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NCAA Basketball Tournament further demonstrates the need and value for a new arena in Milwaukee

It’s not often that I write something relatively Wisconsin-centric twice in a day, but after Milwaukee hosted an NCAA Men’s Basketball Region event that attracted thousands of fans to the city, I felt the calling to add one more.

As I chatted on Twitter and in person with a variety of media during the tournament about the city as a host location and the potential of future events of its stature, we agreed that without a new arena, this and other attractions don’t visit Milwaukee again. What does it matter? Between $4 and $5 million in reported revenue to surrounding businesses from last Thursday through Sunday alone. There were cheers and excitement not heard or seen in and around the Bradley Center in years.

The revenue report tells the story: it’s not just the arena that benefits. There are bars, restaurants, hotels and other businesses that earn money when Milwaukee hosts sports and entertainment events. I heard one fan argue that his tax pennies aren’t worth the likely minimum wage that most of those restaurant employees make when the city is flush with people. Yeah, well tell that to those people who might not otherwise work if not for those jobs.

Much of the focus surrounding the need for a new arena to replace the 26-year-old BMO Harris Bradley Center has been the sustenance of the NBA in Milwaukee. While the Bucks are valuable tenants of the current arena and likely to be the primary residents of a new one, the need for a new facility goes far beyond professional basketball. Marquette University basketball, the host organization for this past weekend’s NCAA Tournament, plays men’s basketball there. There are concerts, tractor pulls, circuses and countless other events that attract fans to the venue, and with a new facility, more would visit. Entertainers and sports leagues demand that facilities of our day are multi-function, highly technical entertainment communities. Go to any other city with contemporary venues and you’ll find that arenas are much more than four walls that host ball games. When a city can’t provide those accommodations, teams and acts go elsewhere. Goodbye events, so long hotel and rental car demand and toodles to many of the proprietors that remain downtown. After all, just how many businesses can survive on Halloween, St. Patrick’s Day and New Year’s Eve crowds alone?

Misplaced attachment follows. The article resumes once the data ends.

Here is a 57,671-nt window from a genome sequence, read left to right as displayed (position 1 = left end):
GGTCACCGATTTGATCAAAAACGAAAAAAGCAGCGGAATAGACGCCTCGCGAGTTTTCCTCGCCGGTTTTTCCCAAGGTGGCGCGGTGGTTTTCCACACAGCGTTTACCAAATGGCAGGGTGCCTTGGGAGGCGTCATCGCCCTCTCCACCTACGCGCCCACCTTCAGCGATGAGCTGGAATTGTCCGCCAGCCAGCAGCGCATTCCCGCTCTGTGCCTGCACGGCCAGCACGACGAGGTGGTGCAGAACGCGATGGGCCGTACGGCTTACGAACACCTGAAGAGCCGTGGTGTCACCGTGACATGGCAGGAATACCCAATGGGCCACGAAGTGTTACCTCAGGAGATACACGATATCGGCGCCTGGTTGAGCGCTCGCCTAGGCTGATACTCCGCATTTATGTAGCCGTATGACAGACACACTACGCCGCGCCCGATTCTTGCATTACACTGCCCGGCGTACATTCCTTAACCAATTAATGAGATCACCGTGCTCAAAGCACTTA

While no formal proposal has been set forth by those entrusted to help build support for a new Milwaukee arena, some nearby suburbs and cities have publicly stated that they will not support a new tax, regardless of how much or little, to essentially, help grow Southeastern Wisconsin and its national profile. Yes, a region. The same one that was mentioned with each broadcast introduction to a Milwaukee game and each dateline written by visiting writers and bloggers this past weekend. If there’s no new arena, there’s no need to identify this geographic area to huge multi-media audiences or the desire for people to visit for other reasons besides Summerfest (valuable and attractive, but just two weeks each year).

I’ve written in the past about how many jobs that most of the public does not know about when there’s an event at the Bradley Center. For sports, there are television crews and radio personnel that are employed by both home and visiting teams; arena employees handle dozens of responsibilities. It takes hundreds of people who earn wages that make things run smoothly. No new arena, the NBA likely yanks the franchise from Milwaukee regardless of ownership. Talent for those other jobs will understandably move to other markets for work.

Out of sight, out of mind. Last person out of the city, please turn off the lights. It won’t be me because I want to live in a progressive community that doesn’t remain in the 1950s, ’60s, ’70s and ’80s.


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